God is showing us His heart; that is, Jesus is the heart of God. Once we see our Father’s heart, once we see the Good, we can receive all things as good. So keep hoping and hope will not disappoint you.

Paul prays:

1. May you know the hope to which He has called you.

2. May you know the riches of His glorious inheritance in the saints.

Paul’s not talking about our inheritance; he’s talking about God’s inheritance.

So, what is God’s glorious inheritance? It’s the saints! And who are the saints? We are!

Do you realize that the people around you are God’s glorious inheritance? His sanctuary? Filled and to be filled with His glory? When we try to seize control and refuse to forgive them, they feel like Hell. But when we let them be, they are a party, and we begin to see God’s glorious grace and can laugh and sing in tribulation—like Paul and Silas in prison.

They are God’s glorious inheritance, and yet, according to scripture they also become my glorious inheritance by grace.

He’s in them, and He’s in you, and He is love. We are all a great banquet about to happen, a party about to happen. If only we could see.

So, Paul prays for the Spirit of revelation to open the eyes of our hearts so we would know:

1. The hope to which He has called us.

2. The riches of His glorious inheritance in the saints

3. The immeasurable greatness of His power in us [toward us] who believe.

Paul is praying about hyperballon megathes dunameos: hyper mega dynamite power! God is sovereign over all things, all people, and all situations. God’s power is all around us, and God’s power is in us as faith. Faith in us is Christ in us, Christ rising in us.

And because God exalts Him, I don’t have to exalt myself. I don’t have to promote myself. So I’m no longer addicted to myself. When the eyes of my heart are enlightened:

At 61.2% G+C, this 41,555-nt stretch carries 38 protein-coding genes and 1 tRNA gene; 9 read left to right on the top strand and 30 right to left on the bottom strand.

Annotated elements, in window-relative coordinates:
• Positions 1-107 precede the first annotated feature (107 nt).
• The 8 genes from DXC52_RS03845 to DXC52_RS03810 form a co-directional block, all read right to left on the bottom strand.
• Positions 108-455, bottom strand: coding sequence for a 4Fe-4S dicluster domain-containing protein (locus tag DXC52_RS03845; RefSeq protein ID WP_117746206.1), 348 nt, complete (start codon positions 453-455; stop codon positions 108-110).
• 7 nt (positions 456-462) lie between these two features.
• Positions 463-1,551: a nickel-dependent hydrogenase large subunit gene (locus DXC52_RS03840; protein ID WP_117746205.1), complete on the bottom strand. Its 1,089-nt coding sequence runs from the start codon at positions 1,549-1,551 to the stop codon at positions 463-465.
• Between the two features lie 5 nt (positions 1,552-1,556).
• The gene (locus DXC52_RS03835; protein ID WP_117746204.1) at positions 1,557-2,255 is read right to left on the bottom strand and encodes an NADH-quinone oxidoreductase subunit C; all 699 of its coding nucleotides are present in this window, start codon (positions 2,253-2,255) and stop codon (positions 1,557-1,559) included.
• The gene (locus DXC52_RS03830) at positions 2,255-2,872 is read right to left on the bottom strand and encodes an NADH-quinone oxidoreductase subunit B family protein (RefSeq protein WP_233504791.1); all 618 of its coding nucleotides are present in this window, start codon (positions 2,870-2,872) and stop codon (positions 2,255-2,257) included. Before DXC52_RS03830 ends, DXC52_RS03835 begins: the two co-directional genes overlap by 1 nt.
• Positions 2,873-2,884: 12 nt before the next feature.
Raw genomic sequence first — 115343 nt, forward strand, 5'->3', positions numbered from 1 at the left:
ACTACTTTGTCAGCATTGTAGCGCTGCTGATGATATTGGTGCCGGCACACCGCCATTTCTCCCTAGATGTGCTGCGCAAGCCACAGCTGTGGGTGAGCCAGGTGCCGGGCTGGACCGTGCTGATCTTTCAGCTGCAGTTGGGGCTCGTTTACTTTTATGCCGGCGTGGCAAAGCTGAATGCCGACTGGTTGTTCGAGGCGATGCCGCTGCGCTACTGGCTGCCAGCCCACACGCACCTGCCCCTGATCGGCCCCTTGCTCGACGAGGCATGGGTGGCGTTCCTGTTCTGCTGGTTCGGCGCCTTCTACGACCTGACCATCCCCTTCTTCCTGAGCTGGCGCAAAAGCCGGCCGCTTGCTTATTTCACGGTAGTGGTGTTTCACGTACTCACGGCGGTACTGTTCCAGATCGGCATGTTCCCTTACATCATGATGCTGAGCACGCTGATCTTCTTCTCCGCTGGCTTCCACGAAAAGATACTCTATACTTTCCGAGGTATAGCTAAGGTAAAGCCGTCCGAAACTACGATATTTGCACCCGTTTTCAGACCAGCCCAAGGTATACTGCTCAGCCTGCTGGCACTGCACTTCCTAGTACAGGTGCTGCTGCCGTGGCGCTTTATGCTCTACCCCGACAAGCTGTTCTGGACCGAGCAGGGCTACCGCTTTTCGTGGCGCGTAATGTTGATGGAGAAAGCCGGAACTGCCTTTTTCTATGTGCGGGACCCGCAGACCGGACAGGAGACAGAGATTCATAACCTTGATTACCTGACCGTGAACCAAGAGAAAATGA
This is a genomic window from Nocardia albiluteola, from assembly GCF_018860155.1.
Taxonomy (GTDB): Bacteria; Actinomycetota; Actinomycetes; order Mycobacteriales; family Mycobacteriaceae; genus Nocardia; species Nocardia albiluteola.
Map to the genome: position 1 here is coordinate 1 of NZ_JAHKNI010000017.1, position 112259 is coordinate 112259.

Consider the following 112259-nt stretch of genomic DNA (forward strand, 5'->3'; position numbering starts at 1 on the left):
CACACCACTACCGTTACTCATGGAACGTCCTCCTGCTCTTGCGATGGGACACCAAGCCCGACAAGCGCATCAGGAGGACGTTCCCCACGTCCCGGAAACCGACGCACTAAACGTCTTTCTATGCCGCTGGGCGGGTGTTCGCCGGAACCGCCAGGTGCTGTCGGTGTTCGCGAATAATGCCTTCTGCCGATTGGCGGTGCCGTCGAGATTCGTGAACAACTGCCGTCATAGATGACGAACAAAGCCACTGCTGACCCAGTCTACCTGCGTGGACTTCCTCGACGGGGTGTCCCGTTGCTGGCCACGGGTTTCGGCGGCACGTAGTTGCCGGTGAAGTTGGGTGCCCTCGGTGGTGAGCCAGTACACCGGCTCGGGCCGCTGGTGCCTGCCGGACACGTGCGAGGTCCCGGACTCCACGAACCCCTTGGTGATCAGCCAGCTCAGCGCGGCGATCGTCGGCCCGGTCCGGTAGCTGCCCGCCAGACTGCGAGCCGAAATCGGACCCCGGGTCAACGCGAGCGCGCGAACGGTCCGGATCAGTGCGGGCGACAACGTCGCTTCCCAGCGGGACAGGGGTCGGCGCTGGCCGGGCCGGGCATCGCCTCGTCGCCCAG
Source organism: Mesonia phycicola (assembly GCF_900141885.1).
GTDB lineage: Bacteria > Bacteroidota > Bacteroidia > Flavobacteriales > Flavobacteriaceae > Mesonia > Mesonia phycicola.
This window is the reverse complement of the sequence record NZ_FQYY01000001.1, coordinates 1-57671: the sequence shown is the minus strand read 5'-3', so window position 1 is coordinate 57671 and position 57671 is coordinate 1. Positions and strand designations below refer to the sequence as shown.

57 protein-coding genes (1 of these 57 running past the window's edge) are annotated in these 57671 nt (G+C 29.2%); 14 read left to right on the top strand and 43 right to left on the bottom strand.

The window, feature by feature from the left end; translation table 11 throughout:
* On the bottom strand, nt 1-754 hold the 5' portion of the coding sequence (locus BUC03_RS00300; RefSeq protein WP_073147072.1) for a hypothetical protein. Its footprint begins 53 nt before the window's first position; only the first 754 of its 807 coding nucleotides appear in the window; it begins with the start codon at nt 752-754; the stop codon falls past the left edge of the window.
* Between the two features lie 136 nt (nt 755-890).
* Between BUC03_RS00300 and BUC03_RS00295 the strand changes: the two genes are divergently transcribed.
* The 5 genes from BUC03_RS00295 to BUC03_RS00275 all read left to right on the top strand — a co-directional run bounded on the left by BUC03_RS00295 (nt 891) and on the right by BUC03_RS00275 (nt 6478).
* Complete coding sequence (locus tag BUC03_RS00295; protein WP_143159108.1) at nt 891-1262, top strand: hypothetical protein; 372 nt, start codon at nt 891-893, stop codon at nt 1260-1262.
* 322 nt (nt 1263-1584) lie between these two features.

I’m no longer addicted to things but can hope all things.

I’m no longer addicted to people but can love all people.

I’m no longer addicted to myself but can sacrifice myself, my control.

That’s faith. Then I’m free.

Faith, hope, and love in me is Jesus in me, and He is free. When you know the hope, the inheritance, and the greatness of God’s power is you, you’re free from the world—not addicted to the world—so you can love the world as God so loved the world. You can love all things, all people, in all situations—like Paul did in a prison cell.

Ephesians 1:22: [God] put all things under his feet and made him the head over all things for the church, which is his body, the fullness of him who fills all in all.

The slaughtered Lamb is the boss of all things for the Church, which is us. So, the plans of God cannot fail. His Body will not fail, but it does suffer—we will suffer. Jesus even said so, “In the world you will have tribulation. But take heart; I have overcome the world.” But because of the immeasurable greatness of HIS power in us, we can rejoice in all things. Even in prison, in suffering, and tribulation we can keep singing . . .

When Paul was in prison in Philippi singing songs and hymns with Silas. The quaking earth blew the jailhouse doors wide open and the immeasurable greatness of His power, His hyperballon megathes dunameos: hyper mega dynamite power was made known and the Gospel invaded Europe.

Ephesians 1:15-23 is a prayer for a revelation. And the book we call The Revelation is at least partly an answer to that prayer. It’s titled, “The Revelation of Jesus.”

The Revelation isn’t a little map to the End Times. The Revelation is the revelation of Jesus, the Lord of all time. It describes principalities and powers, the Dragon, the Beast, the Great Harlot, kings and empires, and how they are all conquered by the slaughtered Lamb and those who are “with Him”…people like those seemingly foolish believers in those seven, little churches…people like you.

And in the end, there is a party—the Wedding Supper of the Lamb in a New Jerusalem in a new heaven and new earth, where we know the good and have the good, and the good has us. God is the Good, and we are His inheritance.

That’s the end. . . . but not just the end. . .

You see? Our inheritance is all things, and all people, and all space and time filled with grace. And God is Grace. It’s all an economy of grace, and it begins right here and right now.

So, may the Spirit of Revelation open the eyes of all of our hearts so we would know:

The hope to which He has called us.

The riches of His glorious inheritance in the saints . . . AND

The immeasurable greatness of His power in us [toward us] who believe.

This devotional was prepared by Kimberly Weynen, Peter Hiett’s assistant. It is a compilation of Kimberly’s devotional thoughts and excerpts from a sermon Peter preached titled “When You Know What the World Doesn’t Know.” To read, watch or listen to the sermon in its entirety click on the sermon title.

All Devotionals